Technology

Neurotech company to use Magic Leap 2 for vertigo

Magic Leap announced Tuesday that it is giving four healthcare partners early access to its next-gen augmented reality headset, including neurotechnology company SyncThink. With the new partnership, the company is interested in tackling vestibular disorders, which cause vertigo, SyncThink chief clinical officer Scott Anderson told me. The edge.

SyncThink has been working with Magic Leap for a few years now, says Anderson. Now it’s expanding that relationship to bring Magic Leap 2 into the neurology health space and collaborate on clinical trials, he says. SyncThink already has FDA approval for an eye-tracking VR device that helps diagnose concussion. Changes in eye movements have also been linked to vestibular disorders.

Upgrades to the camera and sensors in the Magic Leap 2 headset allow SyncThink to detect abnormal eye movements that can cause or exacerbate dizziness, Anderson says. “We need high-fidelity cameras and sensors that can track at a medical level, not a consumer level,” he says. That affects the accuracy of the tools SyncThink can build. The company is initially working on tools that can diagnose vestibular disorders, but Anderson says he thinks they could eventually develop VR-based treatments for those disorders as well.

Digital tools for treating disease are becoming more common and the COVID-19 pandemic has accelerated their adoption. Early in the pandemic, the Food and Drug Administration (FDA) relaxed some guidelines, giving patients greater access to products under development. The Magic Leap announcement and its new relationships with healthcare companies come this fall on the heels of the first FDA approvals for VR-based therapies: one to treat lazy eye in children and a second for chronic pain.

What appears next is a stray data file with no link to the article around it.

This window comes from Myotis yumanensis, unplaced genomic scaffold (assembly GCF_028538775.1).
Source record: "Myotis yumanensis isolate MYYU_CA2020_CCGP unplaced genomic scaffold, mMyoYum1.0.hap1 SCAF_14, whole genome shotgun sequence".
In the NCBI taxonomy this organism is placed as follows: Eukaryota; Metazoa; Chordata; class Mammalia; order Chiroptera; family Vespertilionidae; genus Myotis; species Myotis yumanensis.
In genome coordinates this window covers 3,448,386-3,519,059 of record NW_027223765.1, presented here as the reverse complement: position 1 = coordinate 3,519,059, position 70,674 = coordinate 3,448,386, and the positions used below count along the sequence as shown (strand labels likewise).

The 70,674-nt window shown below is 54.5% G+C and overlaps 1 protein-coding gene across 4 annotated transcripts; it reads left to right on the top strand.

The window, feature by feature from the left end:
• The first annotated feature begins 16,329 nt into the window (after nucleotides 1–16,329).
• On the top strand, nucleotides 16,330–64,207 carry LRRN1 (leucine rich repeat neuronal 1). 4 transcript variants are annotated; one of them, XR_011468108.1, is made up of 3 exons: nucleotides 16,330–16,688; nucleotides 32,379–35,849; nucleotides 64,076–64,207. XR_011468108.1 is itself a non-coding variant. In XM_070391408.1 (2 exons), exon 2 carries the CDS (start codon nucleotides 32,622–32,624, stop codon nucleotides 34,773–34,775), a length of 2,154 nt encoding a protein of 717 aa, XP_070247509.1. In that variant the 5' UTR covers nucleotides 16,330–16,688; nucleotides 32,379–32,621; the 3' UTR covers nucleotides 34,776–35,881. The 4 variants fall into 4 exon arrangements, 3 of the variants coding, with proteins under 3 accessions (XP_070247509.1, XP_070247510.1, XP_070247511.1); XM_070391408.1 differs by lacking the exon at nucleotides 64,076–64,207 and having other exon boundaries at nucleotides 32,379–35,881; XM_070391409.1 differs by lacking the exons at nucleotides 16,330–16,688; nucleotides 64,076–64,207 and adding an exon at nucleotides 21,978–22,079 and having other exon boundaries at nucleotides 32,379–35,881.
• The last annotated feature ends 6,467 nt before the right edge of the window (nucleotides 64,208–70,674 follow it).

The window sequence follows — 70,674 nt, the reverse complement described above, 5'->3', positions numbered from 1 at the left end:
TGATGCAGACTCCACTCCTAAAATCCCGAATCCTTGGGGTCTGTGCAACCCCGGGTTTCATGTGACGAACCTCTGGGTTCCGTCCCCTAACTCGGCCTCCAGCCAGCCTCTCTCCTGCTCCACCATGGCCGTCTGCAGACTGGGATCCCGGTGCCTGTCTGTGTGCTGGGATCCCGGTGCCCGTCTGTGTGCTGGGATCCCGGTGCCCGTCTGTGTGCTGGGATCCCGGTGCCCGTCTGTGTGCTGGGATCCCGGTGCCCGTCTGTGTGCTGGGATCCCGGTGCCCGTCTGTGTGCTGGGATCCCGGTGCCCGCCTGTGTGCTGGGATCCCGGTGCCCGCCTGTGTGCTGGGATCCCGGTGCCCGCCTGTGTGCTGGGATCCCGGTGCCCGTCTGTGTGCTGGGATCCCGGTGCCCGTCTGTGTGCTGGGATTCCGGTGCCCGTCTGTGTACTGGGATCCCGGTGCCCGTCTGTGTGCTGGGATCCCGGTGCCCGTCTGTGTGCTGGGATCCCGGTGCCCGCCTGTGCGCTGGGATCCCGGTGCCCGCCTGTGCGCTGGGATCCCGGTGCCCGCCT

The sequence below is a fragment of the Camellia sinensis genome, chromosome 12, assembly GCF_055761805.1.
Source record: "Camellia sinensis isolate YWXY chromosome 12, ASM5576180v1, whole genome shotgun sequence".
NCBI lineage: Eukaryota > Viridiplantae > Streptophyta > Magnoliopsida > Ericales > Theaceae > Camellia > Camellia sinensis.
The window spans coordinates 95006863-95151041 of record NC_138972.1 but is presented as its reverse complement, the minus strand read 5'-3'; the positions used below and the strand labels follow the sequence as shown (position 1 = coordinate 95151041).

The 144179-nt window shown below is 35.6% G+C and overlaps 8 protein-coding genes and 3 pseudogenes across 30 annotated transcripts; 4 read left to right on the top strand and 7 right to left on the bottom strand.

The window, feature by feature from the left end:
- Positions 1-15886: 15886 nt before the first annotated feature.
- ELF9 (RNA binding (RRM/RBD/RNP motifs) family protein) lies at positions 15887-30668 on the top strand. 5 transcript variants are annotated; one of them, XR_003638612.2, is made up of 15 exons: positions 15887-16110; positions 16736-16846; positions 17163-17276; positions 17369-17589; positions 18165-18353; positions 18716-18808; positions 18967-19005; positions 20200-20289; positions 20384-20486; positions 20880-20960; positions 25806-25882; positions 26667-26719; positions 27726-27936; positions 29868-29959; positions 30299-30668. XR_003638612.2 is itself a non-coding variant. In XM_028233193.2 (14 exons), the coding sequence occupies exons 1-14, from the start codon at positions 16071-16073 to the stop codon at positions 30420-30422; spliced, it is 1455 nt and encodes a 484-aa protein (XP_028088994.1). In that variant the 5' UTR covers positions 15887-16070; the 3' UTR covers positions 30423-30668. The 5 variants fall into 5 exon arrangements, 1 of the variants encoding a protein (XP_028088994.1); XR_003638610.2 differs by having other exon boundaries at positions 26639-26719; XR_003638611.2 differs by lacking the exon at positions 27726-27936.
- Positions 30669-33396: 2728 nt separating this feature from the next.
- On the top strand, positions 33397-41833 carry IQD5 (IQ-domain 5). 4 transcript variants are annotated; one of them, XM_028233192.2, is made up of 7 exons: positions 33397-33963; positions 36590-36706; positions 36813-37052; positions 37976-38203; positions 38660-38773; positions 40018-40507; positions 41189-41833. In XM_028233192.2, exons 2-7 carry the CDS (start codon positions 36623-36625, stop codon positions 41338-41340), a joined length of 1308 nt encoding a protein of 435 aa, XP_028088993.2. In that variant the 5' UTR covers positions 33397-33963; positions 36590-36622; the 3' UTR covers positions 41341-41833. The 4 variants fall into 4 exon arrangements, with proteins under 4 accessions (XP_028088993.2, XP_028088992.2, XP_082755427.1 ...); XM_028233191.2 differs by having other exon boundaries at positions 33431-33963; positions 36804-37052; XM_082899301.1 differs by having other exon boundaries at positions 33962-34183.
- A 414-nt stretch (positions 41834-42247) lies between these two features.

More and more virtual and augmented reality companies like Magic Leap are moving toward healthcare as part of that digital health trend, Anderson says. And that has made it easier for companies like SyncThink to find the hardware they need to develop new tools. In the past five years, many VR equipment manufacturers have begun moving away from gaming and esports and towards industries such as healthcare or the military (which Magic Leap says is also interested). The companies interested in healthcare have started to pay attention to the kinds of features that are important for medical applications and incorporate those features into their devices, he says.

“Even going back five years, we had to buy ready-made VR devices and send them to Germany and have infrared sensors installed,” says Anderson. “Now everyone is learning very quickly the importance of specific types of positions that are attractive to sectors such as healthcare.”